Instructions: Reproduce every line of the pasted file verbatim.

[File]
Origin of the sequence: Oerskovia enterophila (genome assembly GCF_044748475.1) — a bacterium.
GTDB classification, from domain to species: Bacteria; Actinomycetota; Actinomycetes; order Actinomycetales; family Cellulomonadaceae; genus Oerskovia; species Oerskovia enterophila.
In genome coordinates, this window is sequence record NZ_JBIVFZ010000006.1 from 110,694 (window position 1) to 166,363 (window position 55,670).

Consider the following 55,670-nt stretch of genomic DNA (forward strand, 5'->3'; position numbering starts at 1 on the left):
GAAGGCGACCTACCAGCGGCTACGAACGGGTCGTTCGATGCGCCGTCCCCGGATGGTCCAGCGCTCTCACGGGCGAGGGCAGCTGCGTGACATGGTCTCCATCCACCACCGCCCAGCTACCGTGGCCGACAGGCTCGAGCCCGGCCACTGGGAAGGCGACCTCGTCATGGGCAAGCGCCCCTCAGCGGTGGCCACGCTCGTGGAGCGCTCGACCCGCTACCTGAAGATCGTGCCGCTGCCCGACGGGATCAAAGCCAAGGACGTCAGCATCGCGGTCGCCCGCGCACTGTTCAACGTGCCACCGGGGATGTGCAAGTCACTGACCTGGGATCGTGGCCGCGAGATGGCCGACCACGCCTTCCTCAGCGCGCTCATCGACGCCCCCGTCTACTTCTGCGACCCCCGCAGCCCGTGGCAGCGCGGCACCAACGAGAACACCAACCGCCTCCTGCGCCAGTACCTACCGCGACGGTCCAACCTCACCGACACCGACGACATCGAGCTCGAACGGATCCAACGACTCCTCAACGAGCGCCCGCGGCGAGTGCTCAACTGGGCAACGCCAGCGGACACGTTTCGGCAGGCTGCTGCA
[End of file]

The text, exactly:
Origin of the sequence: Oerskovia enterophila (genome assembly GCF_044748475.1) — a bacterium.
GTDB classification, from domain to species: Bacteria; Actinomycetota; Actinomycetes; order Actinomycetales; family Cellulomonadaceae; genus Oerskovia; species Oerskovia enterophila.
In genome coordinates, this window is sequence record NZ_JBIVFZ010000006.1 from 110,694 (window position 1) to 166,363 (window position 55,670).

Consider the following 55,670-nt stretch of genomic DNA (forward strand, 5'->3'; position numbering starts at 1 on the left):
GAAGGCGACCTACCAGCGGCTACGAACGGGTCGTTCGATGCGCCGTCCCCGGATGGTCCAGCGCTCTCACGGGCGAGGGCAGCTGCGTGACATGGTCTCCATCCACCACCGCCCAGCTACCGTGGCCGACAGGCTCGAGCCCGGCCACTGGGAAGGCGACCTCGTCATGGGCAAGCGCCCCTCAGCGGTGGCCACGCTCGTGGAGCGCTCGACCCGCTACCTGAAGATCGTGCCGCTGCCCGACGGGATCAAAGCCAAGGACGTCAGCATCGCGGTCGCCCGCGCACTGTTCAACGTGCCACCGGGGATGTGCAAGTCACTGACCTGGGATCGTGGCCGCGAGATGGCCGACCACGCCTTCCTCAGCGCGCTCATCGACGCCCCCGTCTACTTCTGCGACCCCCGCAGCCCGTGGCAGCGCGGCACCAACGAGAACACCAACCGCCTCCTGCGCCAGTACCTACCGCGACGGTCCAACCTCACCGACACCGACGACATCGAGCTCGAACGGATCCAACGACTCCTCAACGAGCGCCCGCGGCGAGTGCTCAACTGGGCAACGCCAGCGGACACGTTTCGGCAGGCTGCTGCA